|Submitted by zooey park |
(May 15, 2007)
The Speed of Dark is told through the eyes of an autistic man named Lou Arrendale. His story takes place sometime in the future when autism can be treated, but not cured. Thus, Lou can speak to people, drive a car, take fencing lessons, and buy groceries, but he still retains the qualities of an autistic person. For example, he has difficulty interpreting facial expressions or understanding everyday chitchat. Moreover, his ability to identify intricate patterns enables him to work successfully for a scientific corporation
We follow Lou on his daily routines. We watch through his eyes. We listen through his ears. And, as we experience the world through his senses, we begin to understand what Lou feels like to be different and an outsider. Lou is aware that he is not "normal" and this brings him to question of why he is the way he is. What was God's intention, if an intention even existed?
The chance to change himself and become "normal" arises from a possible breakthrough discovered by Lou's employers. But, Lou's new manager threatens the entire section with pink slips unless they become guinea pigs.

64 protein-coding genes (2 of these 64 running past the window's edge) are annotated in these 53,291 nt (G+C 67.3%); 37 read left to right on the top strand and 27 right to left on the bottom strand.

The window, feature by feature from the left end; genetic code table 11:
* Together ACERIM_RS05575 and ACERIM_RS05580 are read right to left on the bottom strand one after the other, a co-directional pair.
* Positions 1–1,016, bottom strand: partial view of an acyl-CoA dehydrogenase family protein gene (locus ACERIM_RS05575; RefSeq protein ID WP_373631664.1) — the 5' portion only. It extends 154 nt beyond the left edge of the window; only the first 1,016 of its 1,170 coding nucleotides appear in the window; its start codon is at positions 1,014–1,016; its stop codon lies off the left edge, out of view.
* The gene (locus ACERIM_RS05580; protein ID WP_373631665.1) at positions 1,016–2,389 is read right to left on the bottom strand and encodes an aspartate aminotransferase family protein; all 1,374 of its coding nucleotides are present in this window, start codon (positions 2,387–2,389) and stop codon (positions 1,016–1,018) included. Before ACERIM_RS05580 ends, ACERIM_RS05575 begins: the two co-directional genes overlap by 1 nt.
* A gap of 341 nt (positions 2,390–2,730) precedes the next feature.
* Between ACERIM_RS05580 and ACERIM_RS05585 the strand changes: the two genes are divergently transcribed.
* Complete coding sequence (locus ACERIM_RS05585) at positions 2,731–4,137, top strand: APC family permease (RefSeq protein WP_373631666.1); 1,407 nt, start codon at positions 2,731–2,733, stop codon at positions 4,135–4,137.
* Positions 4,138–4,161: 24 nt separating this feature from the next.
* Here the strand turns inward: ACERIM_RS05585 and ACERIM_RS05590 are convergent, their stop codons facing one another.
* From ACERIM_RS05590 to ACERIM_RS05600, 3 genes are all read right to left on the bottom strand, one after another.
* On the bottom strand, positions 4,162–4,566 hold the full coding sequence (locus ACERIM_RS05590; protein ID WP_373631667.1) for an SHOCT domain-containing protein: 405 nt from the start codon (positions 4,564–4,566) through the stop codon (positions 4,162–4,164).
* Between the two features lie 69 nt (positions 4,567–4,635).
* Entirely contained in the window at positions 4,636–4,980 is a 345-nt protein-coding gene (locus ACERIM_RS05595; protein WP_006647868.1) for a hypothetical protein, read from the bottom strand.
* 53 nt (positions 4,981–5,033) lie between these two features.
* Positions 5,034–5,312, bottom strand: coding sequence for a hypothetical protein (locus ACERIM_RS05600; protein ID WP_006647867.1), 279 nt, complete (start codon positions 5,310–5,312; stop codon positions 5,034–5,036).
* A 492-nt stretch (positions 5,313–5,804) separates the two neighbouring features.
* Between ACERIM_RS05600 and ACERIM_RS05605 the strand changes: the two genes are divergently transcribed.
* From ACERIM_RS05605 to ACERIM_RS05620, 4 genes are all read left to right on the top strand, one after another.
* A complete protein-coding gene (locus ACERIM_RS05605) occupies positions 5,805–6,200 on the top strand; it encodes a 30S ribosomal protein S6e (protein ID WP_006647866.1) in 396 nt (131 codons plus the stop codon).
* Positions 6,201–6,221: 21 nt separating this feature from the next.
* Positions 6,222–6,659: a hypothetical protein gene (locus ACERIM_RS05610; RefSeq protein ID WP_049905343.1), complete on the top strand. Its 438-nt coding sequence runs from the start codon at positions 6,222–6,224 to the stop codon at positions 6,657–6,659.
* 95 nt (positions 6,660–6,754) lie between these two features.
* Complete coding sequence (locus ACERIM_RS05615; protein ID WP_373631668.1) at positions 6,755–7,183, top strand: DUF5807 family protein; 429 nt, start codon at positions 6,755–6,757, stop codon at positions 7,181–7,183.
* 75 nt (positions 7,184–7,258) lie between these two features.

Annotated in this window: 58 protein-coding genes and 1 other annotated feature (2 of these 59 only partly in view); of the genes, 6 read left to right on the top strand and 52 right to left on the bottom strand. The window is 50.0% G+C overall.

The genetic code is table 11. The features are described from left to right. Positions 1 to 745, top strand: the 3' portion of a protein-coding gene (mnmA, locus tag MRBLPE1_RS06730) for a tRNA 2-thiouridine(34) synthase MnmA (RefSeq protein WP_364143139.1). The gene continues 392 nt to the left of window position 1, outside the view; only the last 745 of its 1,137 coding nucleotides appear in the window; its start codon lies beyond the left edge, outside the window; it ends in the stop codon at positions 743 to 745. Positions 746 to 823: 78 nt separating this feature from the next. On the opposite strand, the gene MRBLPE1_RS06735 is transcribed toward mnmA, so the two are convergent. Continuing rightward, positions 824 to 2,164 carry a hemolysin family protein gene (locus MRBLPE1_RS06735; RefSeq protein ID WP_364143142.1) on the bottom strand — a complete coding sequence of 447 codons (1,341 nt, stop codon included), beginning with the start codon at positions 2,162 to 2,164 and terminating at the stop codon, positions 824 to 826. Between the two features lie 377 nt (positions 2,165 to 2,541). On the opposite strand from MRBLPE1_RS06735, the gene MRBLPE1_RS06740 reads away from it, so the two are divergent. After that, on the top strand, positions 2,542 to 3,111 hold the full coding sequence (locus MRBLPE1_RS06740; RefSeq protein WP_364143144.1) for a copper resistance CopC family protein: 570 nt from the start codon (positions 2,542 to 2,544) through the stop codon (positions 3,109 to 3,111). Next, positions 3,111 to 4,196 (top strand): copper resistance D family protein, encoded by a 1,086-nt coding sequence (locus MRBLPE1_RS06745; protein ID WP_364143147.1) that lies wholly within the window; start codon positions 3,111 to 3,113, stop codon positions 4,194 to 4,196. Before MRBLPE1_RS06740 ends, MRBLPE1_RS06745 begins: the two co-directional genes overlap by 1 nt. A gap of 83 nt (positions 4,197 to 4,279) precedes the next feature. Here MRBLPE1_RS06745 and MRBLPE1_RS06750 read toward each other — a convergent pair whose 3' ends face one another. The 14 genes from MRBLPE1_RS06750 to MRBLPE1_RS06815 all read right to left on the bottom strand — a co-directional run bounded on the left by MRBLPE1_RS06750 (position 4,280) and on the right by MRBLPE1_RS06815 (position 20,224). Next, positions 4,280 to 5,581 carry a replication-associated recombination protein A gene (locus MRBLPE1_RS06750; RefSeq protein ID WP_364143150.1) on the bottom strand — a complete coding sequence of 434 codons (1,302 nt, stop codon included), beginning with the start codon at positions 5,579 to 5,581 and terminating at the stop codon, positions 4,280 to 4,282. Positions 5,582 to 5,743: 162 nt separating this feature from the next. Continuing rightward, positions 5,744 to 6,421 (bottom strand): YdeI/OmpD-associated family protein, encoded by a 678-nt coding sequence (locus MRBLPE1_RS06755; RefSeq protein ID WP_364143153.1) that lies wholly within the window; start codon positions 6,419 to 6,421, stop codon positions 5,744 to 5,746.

Problems continue for Lou when one of his "normal" fencing partners becomes violently jealous of him. By the end of the novel, one wonders which of the two is the "normal" and healthy one.
As Lou handles these problems, I found myself really caring about him. I wanted to find out whether he would choose to correct his autism at the risk of changing what made him "Lou". I wanted to know if he would find happiness and love. In short, the novel accomplished what, for me, is a great achievement: bringing a character to life and making me empathize with him.
If there was one criticism I had, it was that the other characters lacked development. They seemed sketch-like, especially when compared with the main character. But, after thinking it over, I realized that, since it was told through Lou's eyes, it was due to his limitations, and not the authorís.